Interfacing with a data collection device to program a microcontroller, and/or to gather response information collected within the data collection device, can be achieved by a variety of mechanisms. An exemplary interface device, in the form of a physical connector 528, is depicted in FIG. 5A. The physical connector 528 is comprised of a parallel 8-bit data bus that corresponds to an 8-bit microcontroller 524. The physical connector 528 can be fashioned to abut a peripheral edge of the data collector device 500. A data processing system, such as a personal computer 532, can communicate with the data collection device 500 using a connector 530 adapted to interface with the physical connector 528. One skilled in the art will readily appreciate that a serial connection scheme can be used in the alternative. The connector 530 can interface the data collection device 500 with a personal computer 532 via the personal computer's serial or parallel port. Software can be supplied for the PC that facilitates the gathering and formatting of data gathered from the data collection device 500. One skilled in the art will recognize that the selection of an interface may depend on the microcontroller used, and that any of the standard interface devices, such as an RS-232 or other standardized Modem interface, can be adapted to interface between the data collection device and a PC or other off-board interfacing means.
In an alternative configuration in accordance with the invention, a data transfer means can take the form of a radio frequency (RF) transmission device, such as an antenna. An exemplary embodiment of an RF transceiver arrangement is depicted in FIG. 5B. The manual steps necessary to complete a physical connection associated with the arrangement of FIG. 5A can be avoided by utilizing an RF element 526 to interface the microcontroller 524. The RF element is in the form of an antenna 526 that is designed to communicate with an RF transceiver unit, or data transfer radio 534, connected to a parallel or serial port on a PC 532. Through its transceiver antenna 540, the data collection device 500 can be instructed by the data transfer radio 534 (as controlled by the PC) to supply data gathered and stored within the memory 522. The RF interface also can be used by the PC 532 to download instructions to the data collection device 500.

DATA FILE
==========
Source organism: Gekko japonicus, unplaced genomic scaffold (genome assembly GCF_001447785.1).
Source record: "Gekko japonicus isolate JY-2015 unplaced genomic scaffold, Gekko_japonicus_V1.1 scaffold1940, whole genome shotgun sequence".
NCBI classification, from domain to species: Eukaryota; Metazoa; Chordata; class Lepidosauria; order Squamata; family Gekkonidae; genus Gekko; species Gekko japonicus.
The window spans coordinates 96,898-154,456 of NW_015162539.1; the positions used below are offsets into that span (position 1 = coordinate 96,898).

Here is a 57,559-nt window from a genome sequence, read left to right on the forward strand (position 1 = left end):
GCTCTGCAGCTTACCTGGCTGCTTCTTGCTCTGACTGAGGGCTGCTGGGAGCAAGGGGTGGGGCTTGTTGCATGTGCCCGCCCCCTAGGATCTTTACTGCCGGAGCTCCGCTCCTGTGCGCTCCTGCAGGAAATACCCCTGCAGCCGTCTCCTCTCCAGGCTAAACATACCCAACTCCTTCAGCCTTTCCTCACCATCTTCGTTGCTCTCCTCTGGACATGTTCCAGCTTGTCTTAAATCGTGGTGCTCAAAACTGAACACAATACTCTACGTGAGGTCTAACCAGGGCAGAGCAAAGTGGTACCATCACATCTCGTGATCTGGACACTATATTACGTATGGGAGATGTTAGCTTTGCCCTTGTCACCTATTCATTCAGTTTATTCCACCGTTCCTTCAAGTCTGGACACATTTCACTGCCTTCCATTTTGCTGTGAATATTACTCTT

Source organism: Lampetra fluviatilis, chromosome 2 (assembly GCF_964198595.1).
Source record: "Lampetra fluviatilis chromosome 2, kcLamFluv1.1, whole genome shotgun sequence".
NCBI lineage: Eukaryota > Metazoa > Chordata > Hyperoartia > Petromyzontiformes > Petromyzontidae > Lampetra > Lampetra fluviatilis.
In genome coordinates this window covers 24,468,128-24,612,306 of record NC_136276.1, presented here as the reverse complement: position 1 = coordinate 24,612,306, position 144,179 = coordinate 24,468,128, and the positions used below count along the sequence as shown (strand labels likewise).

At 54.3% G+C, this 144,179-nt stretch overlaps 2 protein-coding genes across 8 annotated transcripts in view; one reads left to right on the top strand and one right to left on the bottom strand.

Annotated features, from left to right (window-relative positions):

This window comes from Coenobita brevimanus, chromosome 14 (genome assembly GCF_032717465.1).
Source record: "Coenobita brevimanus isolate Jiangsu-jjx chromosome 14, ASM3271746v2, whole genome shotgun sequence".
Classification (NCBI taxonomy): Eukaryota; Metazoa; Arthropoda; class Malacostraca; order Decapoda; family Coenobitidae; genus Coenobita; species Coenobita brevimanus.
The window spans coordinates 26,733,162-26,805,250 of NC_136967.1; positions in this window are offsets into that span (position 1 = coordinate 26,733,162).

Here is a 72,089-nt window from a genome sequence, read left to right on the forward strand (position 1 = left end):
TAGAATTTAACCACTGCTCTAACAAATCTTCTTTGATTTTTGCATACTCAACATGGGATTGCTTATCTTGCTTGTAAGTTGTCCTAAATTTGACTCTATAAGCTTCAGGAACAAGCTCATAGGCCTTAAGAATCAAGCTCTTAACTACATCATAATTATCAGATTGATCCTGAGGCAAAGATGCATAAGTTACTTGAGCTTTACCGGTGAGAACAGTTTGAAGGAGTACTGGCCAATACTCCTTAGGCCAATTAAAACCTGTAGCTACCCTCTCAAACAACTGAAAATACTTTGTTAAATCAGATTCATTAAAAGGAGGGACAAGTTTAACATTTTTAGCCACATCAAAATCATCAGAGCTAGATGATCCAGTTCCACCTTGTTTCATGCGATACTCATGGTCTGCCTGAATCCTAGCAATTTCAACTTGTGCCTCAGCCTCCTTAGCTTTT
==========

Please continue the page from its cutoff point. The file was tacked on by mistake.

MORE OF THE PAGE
An RF interface to the data collection device 500 can be of a passive or active variety. A passive RF data transfer configuration is depicted in FIG. 5C. In the figure, the data collection device 500 contains a transceiving antenna 526 and a power supply antenna 536. A data transfer radio 534 is connected to a serial or parallel port of a PC 532. The data transfer radio 534 contains a power supply antenna 538 and a transceiving antenna 540. When the data collection device 500 is positioned proximate to the radio device 534, emissions from the power supply antenna 538 in the radio device 534 are received by the power supply antenna 536 of the data collection device 500, thereby supplying operating power to the data collection device 500. Such power is used by the data collection device 500 to communicate with the data transfer radio 534, and consequently with the PC 532, through respective transceiving antennas 526 and 540. In an alternative embodiment having an active RF communications scheme, a battery can be supplied in the data collection device 500 to provide power for the transceiving antenna 526.